“We use cloud flare to avoid going offline during a DDoS, and we’re registered in Ireland, under the Business Names Act, as an Irish company and under Irish law, and we intend to work with the Bitcoin Foundation and DATA to ensure that we meet best practices for handling cryptocurrency,” Cusack added.
In terms of Cryptoauction’s profitability, the company claims to be taking a cut of 1% on each sale, plus a $0.10 fee to avoid creating dust on the block chain, but their take is capped at 75 euros per transaction and there’s an minimum user account activation fee of 0.0001 BTC per account, to cover any transaction fees the user incurs.
The company has taken tax advice on using cryptocurrency and has spoken to Elizabeth Ploshay of the Bitcoin Foundation to ask for guidance. However, crypto-currency has yet to be recognised by the Irish Government as legal tender, so the firm will be paying its taxes in euros.
University of Nicosia in Cyprus Becomes First in the World to Accept Bitcoin
The University of Nicosia in Cyprus has announced that it will accept bitcoin for the payment of tuition and other fees.
The university, also known as UNic, is not only the first accredited university in the world to accept bitcoin from its students, but is also launching a Master of Science degree in Digital Currency in Spring 2014.
UNic’s Chief Financial Officer Dr. Christos Vlachos believes in the virtues of bitcoin, stating:
“We are acutely aware that digital currency is an inevitable technical development that will lead to significant innovation in online commerce, financial systems, international payments and remittances and global economic development.”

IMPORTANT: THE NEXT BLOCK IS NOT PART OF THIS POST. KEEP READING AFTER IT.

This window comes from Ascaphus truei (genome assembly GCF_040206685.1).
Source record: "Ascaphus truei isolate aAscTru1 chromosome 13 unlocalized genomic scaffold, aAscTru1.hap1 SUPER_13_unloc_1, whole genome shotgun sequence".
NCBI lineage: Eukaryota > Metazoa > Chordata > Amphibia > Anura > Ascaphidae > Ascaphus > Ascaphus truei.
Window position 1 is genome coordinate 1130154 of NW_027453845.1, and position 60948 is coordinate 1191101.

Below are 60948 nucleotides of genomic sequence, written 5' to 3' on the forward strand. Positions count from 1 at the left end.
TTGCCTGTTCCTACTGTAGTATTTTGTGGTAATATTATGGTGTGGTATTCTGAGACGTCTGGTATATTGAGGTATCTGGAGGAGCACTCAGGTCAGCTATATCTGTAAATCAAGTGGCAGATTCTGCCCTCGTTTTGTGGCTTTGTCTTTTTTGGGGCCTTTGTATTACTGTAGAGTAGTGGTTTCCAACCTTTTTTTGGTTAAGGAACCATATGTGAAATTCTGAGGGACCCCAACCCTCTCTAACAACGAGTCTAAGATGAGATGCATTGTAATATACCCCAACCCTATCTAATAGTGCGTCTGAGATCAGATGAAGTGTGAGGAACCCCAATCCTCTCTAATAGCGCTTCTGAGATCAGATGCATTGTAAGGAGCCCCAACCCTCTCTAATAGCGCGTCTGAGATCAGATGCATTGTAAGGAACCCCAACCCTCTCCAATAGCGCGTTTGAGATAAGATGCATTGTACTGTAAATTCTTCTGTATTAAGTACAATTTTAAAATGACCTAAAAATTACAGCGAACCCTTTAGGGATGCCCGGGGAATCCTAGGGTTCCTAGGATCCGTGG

Vlachos also believes that digital currency will “create more efficient services and serve as a mechanism for spreading financial services to under-banked regions of the world.”
UNic’s initial impetus for accepting bitcoin came from receiving requests from online students in such under-banked countries, with Vlachos noting Kenya as a prime example.
After looking into it some more, the administration decided that bitcoin was faster, cheaper, easier and more convenient, and decided to offer it as an option for its students.
Garrick Hileman, economic historian at the London School of Economics, suggested that UNic’s move is a sign of growth in bitcoin’s credibility as a medium of exchange at more traditional institutions.
He added: “The most fertile ground for bitcoin is in places like Cyprus, Argentina, Iceland, China and other countries which have experienced significant financial disruptions and/or maintain strict financial controls.”
When questioned about its decision in light of bitcoin’s recent volatility, a university spokesperson told GeekWire: “The intention of this initiative is to ease transmission difficulties for certain students and to build our own practical knowledge about this field, not to engage in currency speculation.”
Founded in 1980, the University of Nicosia is the largest private university in Cyprus, with campuses across three of its cities and over 8,500 students in total across its affiliated institutions. It is also one of the largest universities in the Mediterranean region of Europe.
UNic also plans to lobby the Cypriot Government for a framework to develop Cyprus into a hub for bitcoin exchange, trading and banking.
The bitcoin price saw a massive surge to $266 in April during the financial crisis in Cyprus.
Paul Smocer, president of BITS, which promotes discussion of technology issues for the financial services industry, mentioned discussed the influx of interest in digital currencies that resulted from the crisis this at a recent US Senate hearing on bitcoin.
In the past few weeks, the bitcoin price has soared to even greater highs, and remains high despite some recent fluctuations.
UNic may be the first accredited university to accept bitcoin, but other educational services have already embraced the digital currency.
Earlier in the year Khan Academy launched a series of educational bitcoin videos and announced it is accepting donations in bitcoin. Draper ‘entrepreneur heroes’ University, a VC-founded school for entrepreneurs based in Silicon Valley, also has a tuition programme that accepts bitcoin.